Two days of desperate climbing ensued, Scottish VI on half-inch thick ice smears, pendules on ice axes, bat-hooking and four bolts. Being a supporter of adventure climbing in Britain I felt uncomfortable about them, but after a 30-foot fall onto the first one, which saved me from serious injury, I’m confident it was the right decision. The ramp above gave us the only ‘easy’ pitches on the wall and, by the end of day six we were ensconced at the Kishtwar Hilton, the most out-there campsite I’ve ever had, level with the base of the corner which was the meat of the route. Day seven gave the most perfect Scottish ice climbing – Point Five with granite wall, then the ice disappeared and Brendan spent day eight on one pitch while I shivered at -20°C on the stance for five hours. On day nine the tables were turned when I spent four hours on a pitch that involved changing from boots to crampons three times and a massive pendule across an overhanging wall; in short, full-bore action. We reached the top of the corner with no bivvy ledge in sight and, after being pinned down in a blizzard on day ten, moved from the Kishtwar Hilton to a hideous bivvy on a nowhere sloping slab.
Day thirteen saw us established in a more comfortable site at the foot of the Texas flake. Neither of us was superstitious – just very cold. I was leading another technical pitch 30 meters above the bivvy, when I forgot to resling my axe and I watched it spin away into the void. In those few seconds, there was hope as it appeared to be heading straight for the ledge, then sheer horror as it plunged through the roof of the tent.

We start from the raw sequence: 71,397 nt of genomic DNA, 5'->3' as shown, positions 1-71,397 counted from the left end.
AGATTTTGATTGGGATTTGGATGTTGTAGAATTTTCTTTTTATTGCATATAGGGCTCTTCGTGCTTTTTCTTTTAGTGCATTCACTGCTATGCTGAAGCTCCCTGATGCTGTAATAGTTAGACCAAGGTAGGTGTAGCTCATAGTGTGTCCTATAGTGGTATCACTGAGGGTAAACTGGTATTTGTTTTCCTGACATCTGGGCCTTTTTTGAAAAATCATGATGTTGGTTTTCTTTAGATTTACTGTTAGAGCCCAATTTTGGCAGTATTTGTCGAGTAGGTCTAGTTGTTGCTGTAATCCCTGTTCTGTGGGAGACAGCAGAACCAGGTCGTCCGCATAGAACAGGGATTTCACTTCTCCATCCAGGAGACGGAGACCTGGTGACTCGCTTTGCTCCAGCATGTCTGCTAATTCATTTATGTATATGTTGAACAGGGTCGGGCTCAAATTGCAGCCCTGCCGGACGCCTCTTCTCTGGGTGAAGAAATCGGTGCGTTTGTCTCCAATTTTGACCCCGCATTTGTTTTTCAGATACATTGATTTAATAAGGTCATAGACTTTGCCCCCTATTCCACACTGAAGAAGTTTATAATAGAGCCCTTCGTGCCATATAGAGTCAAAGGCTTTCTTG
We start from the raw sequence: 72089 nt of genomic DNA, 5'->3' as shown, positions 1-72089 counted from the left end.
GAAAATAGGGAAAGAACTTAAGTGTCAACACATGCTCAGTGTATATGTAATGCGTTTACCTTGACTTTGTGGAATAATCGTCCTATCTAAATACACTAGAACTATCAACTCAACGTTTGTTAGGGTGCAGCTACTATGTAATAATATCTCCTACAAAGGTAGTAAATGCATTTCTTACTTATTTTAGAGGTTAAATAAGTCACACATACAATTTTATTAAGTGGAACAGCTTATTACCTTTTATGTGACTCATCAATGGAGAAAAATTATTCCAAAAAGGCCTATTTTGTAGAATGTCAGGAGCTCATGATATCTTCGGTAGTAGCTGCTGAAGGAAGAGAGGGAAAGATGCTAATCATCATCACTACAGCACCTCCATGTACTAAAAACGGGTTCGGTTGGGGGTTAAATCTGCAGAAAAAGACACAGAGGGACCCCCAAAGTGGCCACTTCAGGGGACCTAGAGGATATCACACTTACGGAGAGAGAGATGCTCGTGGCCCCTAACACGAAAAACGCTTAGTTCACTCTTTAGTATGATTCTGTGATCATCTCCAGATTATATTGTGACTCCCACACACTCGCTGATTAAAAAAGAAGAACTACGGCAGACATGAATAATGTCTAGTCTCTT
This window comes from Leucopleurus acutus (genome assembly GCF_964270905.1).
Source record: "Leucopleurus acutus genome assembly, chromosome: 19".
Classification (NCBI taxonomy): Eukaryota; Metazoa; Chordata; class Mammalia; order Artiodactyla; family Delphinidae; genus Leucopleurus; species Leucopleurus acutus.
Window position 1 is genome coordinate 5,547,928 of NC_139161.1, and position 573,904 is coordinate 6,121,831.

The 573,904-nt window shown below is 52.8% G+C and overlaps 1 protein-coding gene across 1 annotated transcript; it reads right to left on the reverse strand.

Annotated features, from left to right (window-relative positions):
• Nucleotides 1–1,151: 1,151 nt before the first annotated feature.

Brendan was remarkably understanding and, after repitching the tent upside down so the hole faced the floor, he pushed on and we gained the top of the Texas Flake and then by a desperate spindrift-lashed scratch-‘n’- torque experience the all-important Scissors snow ledge, where we hoped the terrain would ease. Day fourteen – two weeks on the same route – what a ridiculous situation.
On day fifteen we cruised leftwards around to the northeast face hoping to find an easy gully leading to the summit. Sadly, the ice turned to powder snow and our physical and mental condition demanded a very careful assessment. My pit was soaked in useless clumps of down after nights of spindrift in the tent. I’d given Brendan quite a fright one night by throwing a mild fit and mumbling something like “My mind’s gone” when he asked if I wanted a brew. Brendan had nearly dropped a lead rope and I’d fallen twenty feet off a nominally safe hanging stance. Altogether it was getting to be a very edgy situation and we’d only two days of food left with at least that time required to rap the route. It was a desperate decision to have to make, perhaps 150 meters from the summit but, lashed daily by spindrift, cold, hungry, very debilitated after fifteen days of continuously hard climbing we wanted to survive the descent. To glimpse into the void is a very sobering experience. You’re a long time dead. We elected to abseil and two days later reached advanced base at 9pm, dangerously over the edge with no reserves of food or energy.
Walking out I was very depressed at having stopped so close to the summit, but soon after I was able to rationalize it all and now I’m happy that it’s the highlight of my mountaineering over the last fifteen years. It’s a direct yet natural line on a beautiful Tolkienesque peak. It demanded all the techniques of both climbing and survival that I’d built up over the years, and some new ones. Specially designed and selected items of equipment from bivvy tents to harnesses and skyhooks performed perfectly, enabling us to push ourselves close to our limit by a very narrow margin for a sustained period of time, then retreat in good order without injury – apart from the loss of a few more brain cells. The choice of capsule style was perfect, enabling us to cut loose on a Himalayan big wall, to teeter on the edge of the possible in an isolated world and become as aware ands alive as I have never been, before or since.